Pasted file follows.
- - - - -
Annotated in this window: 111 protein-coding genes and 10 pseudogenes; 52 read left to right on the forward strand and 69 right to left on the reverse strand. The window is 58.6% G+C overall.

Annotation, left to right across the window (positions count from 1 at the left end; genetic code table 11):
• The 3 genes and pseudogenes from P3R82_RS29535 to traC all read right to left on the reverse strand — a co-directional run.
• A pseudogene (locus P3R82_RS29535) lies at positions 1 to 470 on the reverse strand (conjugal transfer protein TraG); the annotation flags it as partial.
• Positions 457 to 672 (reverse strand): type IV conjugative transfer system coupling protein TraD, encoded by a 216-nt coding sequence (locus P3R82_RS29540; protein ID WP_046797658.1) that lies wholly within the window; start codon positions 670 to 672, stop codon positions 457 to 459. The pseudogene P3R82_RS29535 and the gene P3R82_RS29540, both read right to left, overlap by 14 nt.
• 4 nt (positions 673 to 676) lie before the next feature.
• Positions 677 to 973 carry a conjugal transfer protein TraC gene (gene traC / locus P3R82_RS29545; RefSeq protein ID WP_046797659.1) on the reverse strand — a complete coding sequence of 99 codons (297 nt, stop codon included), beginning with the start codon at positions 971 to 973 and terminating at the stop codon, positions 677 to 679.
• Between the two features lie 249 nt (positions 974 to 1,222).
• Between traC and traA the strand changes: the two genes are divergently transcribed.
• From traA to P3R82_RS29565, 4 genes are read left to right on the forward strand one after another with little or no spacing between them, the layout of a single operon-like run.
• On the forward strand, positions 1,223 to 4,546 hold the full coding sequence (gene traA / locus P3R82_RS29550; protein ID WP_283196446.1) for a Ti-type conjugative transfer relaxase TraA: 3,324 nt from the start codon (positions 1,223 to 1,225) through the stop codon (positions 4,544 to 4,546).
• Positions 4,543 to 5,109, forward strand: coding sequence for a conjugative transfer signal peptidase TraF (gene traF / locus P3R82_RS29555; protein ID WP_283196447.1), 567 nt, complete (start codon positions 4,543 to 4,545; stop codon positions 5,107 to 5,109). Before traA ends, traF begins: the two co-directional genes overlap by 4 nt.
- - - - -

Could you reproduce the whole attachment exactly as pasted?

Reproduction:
Annotated in this window: 111 protein-coding genes and 10 pseudogenes; 52 read left to right on the forward strand and 69 right to left on the reverse strand. The window is 58.6% G+C overall.

Annotation, left to right across the window (positions count from 1 at the left end; genetic code table 11):
• The 3 genes and pseudogenes from P3R82_RS29535 to traC all read right to left on the reverse strand — a co-directional run.
• A pseudogene (locus P3R82_RS29535) lies at positions 1 to 470 on the reverse strand (conjugal transfer protein TraG); the annotation flags it as partial.
• Positions 457 to 672 (reverse strand): type IV conjugative transfer system coupling protein TraD, encoded by a 216-nt coding sequence (locus P3R82_RS29540; protein ID WP_046797658.1) that lies wholly within the window; start codon positions 670 to 672, stop codon positions 457 to 459. The pseudogene P3R82_RS29535 and the gene P3R82_RS29540, both read right to left, overlap by 14 nt.
• 4 nt (positions 673 to 676) lie before the next feature.
• Positions 677 to 973 carry a conjugal transfer protein TraC gene (gene traC / locus P3R82_RS29545; RefSeq protein ID WP_046797659.1) on the reverse strand — a complete coding sequence of 99 codons (297 nt, stop codon included), beginning with the start codon at positions 971 to 973 and terminating at the stop codon, positions 677 to 679.
• Between the two features lie 249 nt (positions 974 to 1,222).
• Between traC and traA the strand changes: the two genes are divergently transcribed.
• From traA to P3R82_RS29565, 4 genes are read left to right on the forward strand one after another with little or no spacing between them, the layout of a single operon-like run.
• On the forward strand, positions 1,223 to 4,546 hold the full coding sequence (gene traA / locus P3R82_RS29550; protein ID WP_283196446.1) for a Ti-type conjugative transfer relaxase TraA: 3,324 nt from the start codon (positions 1,223 to 1,225) through the stop codon (positions 4,544 to 4,546).
• Positions 4,543 to 5,109, forward strand: coding sequence for a conjugative transfer signal peptidase TraF (gene traF / locus P3R82_RS29555; protein ID WP_283196447.1), 567 nt, complete (start codon positions 4,543 to 4,545; stop codon positions 5,107 to 5,109). Before traA ends, traF begins: the two co-directional genes overlap by 4 nt.